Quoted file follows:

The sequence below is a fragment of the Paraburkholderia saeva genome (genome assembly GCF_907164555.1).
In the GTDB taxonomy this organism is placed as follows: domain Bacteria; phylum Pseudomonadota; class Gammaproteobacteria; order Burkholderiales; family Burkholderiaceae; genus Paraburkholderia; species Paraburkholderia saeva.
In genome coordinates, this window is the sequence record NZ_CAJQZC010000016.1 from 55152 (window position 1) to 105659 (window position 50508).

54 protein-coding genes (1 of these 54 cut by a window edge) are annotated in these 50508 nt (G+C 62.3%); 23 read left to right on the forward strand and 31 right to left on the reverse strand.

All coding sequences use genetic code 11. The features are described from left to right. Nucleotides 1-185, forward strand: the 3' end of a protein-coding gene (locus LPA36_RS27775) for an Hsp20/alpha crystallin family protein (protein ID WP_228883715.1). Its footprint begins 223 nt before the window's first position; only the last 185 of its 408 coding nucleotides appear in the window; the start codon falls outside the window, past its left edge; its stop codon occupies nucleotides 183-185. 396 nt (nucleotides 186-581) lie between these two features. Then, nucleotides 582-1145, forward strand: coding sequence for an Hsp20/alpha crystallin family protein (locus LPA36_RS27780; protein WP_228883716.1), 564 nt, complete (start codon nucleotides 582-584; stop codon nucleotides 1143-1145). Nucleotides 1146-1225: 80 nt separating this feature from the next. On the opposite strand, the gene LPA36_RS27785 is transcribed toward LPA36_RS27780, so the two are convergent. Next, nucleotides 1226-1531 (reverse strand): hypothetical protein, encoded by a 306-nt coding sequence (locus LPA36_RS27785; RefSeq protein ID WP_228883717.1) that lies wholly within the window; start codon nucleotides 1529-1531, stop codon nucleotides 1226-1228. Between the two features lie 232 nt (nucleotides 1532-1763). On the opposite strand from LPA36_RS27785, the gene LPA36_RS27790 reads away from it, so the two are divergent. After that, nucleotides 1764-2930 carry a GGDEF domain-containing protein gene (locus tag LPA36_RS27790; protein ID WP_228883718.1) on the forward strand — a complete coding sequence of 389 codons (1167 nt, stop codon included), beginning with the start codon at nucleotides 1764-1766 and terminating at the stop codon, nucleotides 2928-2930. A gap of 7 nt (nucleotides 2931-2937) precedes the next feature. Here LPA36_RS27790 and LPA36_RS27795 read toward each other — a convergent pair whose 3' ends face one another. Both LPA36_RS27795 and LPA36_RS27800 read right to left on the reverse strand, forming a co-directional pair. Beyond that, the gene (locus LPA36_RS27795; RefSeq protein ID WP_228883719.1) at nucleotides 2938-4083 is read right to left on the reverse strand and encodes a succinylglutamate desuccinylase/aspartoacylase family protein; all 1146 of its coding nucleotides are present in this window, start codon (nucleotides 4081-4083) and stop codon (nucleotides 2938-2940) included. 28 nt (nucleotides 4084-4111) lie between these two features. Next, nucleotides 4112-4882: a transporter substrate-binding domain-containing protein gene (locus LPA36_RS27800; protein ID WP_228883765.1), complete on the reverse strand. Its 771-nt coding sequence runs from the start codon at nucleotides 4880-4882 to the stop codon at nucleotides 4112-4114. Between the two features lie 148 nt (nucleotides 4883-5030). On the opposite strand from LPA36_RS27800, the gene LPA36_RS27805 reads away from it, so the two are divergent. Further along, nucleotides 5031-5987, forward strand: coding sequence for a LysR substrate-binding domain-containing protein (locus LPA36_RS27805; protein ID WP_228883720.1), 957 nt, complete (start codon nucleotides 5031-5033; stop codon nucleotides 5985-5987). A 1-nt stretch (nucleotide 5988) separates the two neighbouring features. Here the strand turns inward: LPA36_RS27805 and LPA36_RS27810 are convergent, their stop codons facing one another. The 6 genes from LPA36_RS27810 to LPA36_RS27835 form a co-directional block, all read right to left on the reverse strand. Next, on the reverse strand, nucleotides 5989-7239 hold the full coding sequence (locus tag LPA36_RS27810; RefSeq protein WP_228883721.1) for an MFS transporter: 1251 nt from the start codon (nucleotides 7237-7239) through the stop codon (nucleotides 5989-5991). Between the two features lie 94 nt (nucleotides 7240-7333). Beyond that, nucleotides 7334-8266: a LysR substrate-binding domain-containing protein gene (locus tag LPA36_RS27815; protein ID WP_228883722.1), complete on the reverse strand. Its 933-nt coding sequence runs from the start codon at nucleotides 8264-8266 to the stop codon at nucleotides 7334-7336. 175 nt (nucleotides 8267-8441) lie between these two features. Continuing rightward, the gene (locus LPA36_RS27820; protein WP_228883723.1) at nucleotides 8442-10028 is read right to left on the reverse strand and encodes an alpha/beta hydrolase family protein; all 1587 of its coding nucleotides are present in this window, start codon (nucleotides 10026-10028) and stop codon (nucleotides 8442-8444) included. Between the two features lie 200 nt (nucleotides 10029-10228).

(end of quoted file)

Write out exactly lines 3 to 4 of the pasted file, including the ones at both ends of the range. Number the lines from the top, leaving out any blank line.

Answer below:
In genome coordinates, this window is the sequence record NZ_CAJQZC010000016.1 from 55152 (window position 1) to 105659 (window position 50508).

54 protein-coding genes (1 of these 54 cut by a window edge) are annotated in these 50508 nt (G+C 62.3%); 23 read left to right on the forward strand and 31 right to left on the reverse strand.